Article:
Gullfoss Iceland

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I'm an expat whose goal is to visit every country in the world.

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5 Tips for Beating Homesickness

5 Tips for Beating Homesickness

It is never easy to leave home and establish yourself in a new place.  At home, we have a routine, friends, family, and this creates a sense of comfort and stability.  Of course, when you move overseas or travel for an extended period of time, that stability often goes away (for at least a short time), and that is when homesickness can hit.  It can strike anyone at anytime.  People don't even have to travel far to get homesick.  A person can get homesick from simply staying overnight in an unfamiliar place.  The first time I ever felt homesick was when I went to a foreign language camp when I was probably 12 or so.  Even though I was just in a neighboring state (I think it was Minnesota) for two weeks, I distinctly remember feeling homesick at different points.  Prior to that, there would be times I would stay over at my grandparents house, and I would never be able to sleep well since I would want to be in a more familiar surrounding with an equally familiar routine.

My apartment in South Korea.  The picture makes it look bigger than it actually was.

The next time I felt somewhat homesick was when I moved to South Korea in August 2010 (almost 15 years later).  Making it through the week of orientation in the country with many other newly-arrived teachers was easy.  It was only after I got to my shoebox-sized apartment in the evening that I truly started to feel homesick.  That night, I barely slept and was expected to be ready for work the next day with a lesson ready.  During my time in Korea, that was time time when I truly felt homesick.  I was lucky.  I knew of a couple other expats that had been so homesick, they actually broke their contracts to return to their native countries.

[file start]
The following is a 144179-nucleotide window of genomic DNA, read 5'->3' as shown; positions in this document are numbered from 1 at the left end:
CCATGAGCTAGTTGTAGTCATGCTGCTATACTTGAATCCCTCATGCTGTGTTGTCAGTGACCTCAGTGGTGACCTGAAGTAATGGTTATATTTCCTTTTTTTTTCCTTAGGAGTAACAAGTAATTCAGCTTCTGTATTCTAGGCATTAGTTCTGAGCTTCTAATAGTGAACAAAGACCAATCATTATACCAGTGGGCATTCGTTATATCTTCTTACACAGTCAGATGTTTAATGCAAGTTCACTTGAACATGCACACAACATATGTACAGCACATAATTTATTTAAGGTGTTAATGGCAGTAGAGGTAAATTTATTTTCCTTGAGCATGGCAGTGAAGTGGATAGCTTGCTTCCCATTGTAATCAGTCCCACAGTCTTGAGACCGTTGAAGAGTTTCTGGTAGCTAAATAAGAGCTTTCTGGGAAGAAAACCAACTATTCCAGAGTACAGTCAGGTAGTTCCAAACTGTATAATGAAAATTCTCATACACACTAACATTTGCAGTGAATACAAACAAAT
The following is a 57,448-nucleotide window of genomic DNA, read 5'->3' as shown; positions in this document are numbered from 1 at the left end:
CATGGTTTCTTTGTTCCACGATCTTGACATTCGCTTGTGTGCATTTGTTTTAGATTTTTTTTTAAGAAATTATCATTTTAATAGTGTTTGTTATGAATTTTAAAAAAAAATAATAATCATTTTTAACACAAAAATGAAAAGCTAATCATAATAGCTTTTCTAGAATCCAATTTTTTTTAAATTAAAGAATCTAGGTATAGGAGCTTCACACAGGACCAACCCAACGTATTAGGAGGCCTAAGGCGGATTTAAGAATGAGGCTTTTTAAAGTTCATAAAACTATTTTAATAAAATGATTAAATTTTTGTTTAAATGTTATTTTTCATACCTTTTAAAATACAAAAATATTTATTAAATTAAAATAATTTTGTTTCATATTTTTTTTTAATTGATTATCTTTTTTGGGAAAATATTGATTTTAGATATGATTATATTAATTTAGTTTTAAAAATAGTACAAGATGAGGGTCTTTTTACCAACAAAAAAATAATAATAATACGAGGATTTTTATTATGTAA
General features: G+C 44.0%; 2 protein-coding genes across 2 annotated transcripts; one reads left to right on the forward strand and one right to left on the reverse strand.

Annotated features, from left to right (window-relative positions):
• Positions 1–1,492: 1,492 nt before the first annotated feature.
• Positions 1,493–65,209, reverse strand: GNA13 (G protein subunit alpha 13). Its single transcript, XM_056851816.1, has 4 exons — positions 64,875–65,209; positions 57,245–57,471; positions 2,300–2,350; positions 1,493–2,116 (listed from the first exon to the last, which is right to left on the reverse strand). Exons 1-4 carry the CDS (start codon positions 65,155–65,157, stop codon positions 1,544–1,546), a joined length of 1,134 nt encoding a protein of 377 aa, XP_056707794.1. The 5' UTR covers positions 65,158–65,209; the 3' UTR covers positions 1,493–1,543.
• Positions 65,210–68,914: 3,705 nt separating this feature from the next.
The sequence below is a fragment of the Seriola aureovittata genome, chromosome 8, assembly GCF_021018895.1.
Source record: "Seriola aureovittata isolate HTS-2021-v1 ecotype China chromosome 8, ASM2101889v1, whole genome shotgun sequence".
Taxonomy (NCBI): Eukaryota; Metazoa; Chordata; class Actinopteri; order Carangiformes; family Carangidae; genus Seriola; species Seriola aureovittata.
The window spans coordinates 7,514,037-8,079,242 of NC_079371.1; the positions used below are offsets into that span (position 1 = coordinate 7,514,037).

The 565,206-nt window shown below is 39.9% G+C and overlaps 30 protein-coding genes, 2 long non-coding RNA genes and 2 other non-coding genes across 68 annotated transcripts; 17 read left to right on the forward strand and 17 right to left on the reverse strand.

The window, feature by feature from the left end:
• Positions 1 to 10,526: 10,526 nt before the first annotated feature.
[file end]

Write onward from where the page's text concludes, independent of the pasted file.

Of course, while living in a foreign country is never easy or smooth sailing, here are 5 tips for beating and minimizing the effects of homesickness.

1) Develop a Routine
This is probably the most important way to overcome homesickness.  When people develop homesickness, it is because they are new to the country and are still trying to figure out what to do with themselves.  This often means they have more free time than they are probably used to.  This extra free time often causes a disruption to a routine, and this can cause confusion and unnecessary stress since people will not know what to do with themselves.  If you add that to the fact everything is new, it is very easy to develop a yearning for home and something familiar. 

However, if you develop a routine as soon as you arrive, it will make the transition to your new home a lot easier.  Therefore, one should try to keep the same routine they usually would with bedtime and waking up (once you get over jet lag).  In addition, if you are working in a new country, it is best to set your schedule around your job.  This will keep you busy, and when you are busy, it is unlikely you will feel homesick since you won't have time to dwell on that fact.  Once you establish a routine with your job, your home life will probably begin to revolve around that, and then before you know it, you will have a daily routine with errands, chores, and work that must get done.